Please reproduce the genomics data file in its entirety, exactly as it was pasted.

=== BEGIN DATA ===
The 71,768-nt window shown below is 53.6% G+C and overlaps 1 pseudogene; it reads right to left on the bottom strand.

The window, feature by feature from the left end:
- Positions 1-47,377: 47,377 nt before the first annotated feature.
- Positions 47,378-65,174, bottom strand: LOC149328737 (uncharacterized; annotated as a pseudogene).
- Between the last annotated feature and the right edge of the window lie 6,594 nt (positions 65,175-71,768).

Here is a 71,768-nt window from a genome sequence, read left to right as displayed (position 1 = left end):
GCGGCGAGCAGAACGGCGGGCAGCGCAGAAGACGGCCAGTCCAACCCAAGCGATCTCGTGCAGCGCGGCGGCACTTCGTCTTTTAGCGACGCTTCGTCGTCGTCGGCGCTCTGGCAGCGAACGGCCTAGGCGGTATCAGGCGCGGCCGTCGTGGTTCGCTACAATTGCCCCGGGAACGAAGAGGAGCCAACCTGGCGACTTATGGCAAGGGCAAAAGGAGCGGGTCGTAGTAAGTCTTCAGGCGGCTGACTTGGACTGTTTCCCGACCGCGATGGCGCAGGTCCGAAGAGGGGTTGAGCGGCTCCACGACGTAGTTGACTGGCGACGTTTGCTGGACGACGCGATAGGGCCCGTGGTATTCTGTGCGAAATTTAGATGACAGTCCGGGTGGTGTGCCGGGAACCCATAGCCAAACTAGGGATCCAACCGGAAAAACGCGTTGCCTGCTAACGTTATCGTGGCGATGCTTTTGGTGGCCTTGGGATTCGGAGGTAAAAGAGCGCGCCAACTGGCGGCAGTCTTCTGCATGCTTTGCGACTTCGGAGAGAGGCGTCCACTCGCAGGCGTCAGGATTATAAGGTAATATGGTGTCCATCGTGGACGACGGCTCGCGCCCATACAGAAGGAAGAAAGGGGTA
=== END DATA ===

The 71,768-nt window shown below is 53.6% G+C and overlaps 1 pseudogene; it reads right to left on the bottom strand.

The window, feature by feature from the left end:
- Positions 1-47,377: 47,377 nt before the first annotated feature.
- Positions 47,378-65,174, bottom strand: LOC149328737 (uncharacterized; annotated as a pseudogene).
- Between the last annotated feature and the right edge of the window lie 6,594 nt (positions 65,175-71,768).

Here is a 71,768-nt window from a genome sequence, read left to right as displayed (position 1 = left end):
GCGGCGAGCAGAACGGCGGGCAGCGCAGAAGACGGCCAGTCCAACCCAAGCGATCTCGTGCAGCGCGGCGGCACTTCGTCTTTTAGCGACGCTTCGTCGTCGTCGGCGCTCTGGCAGCGAACGGCCTAGGCGGTATCAGGCGCGGCCGTCGTGGTTCGCTACAATTGCCCCGGGAACGAAGAGGAGCCAACCTGGCGACTTATGGCAAGGGCAAAAGGAGCGGGTCGTAGTAAGTCTTCAGGCGGCTGACTTGGACTGTTTCCCGACCGCGATGGCGCAGGTCCGAAGAGGGGTTGAGCGGCTCCACGACGTAGTTGACTGGCGACGTTTGCTGGACGACGCGATAGGGCCCGTGGTATTCTGTGCGAAATTTAGATGACAGTCCGGGTGGTGTGCCGGGAACCCATAGCCAAACTAGGGATCCAACCGGAAAAACGCGTTGCCTGCTAACGTTATCGTGGCGATGCTTTTGGTGGCCTTGGGATTCGGAGGTAAAAGAGCGCGCCAACTGGCGGCAGTCTTCTGCATGCTTTGCGACTTCGGAGAGAGGCGTCCACTCGCAGGCGTCAGGATTATAAGGTAATATGGTGTCCATCGTGGACGACGGCTCGCGCCCATACAGAAGGAAGAAAGGGGTA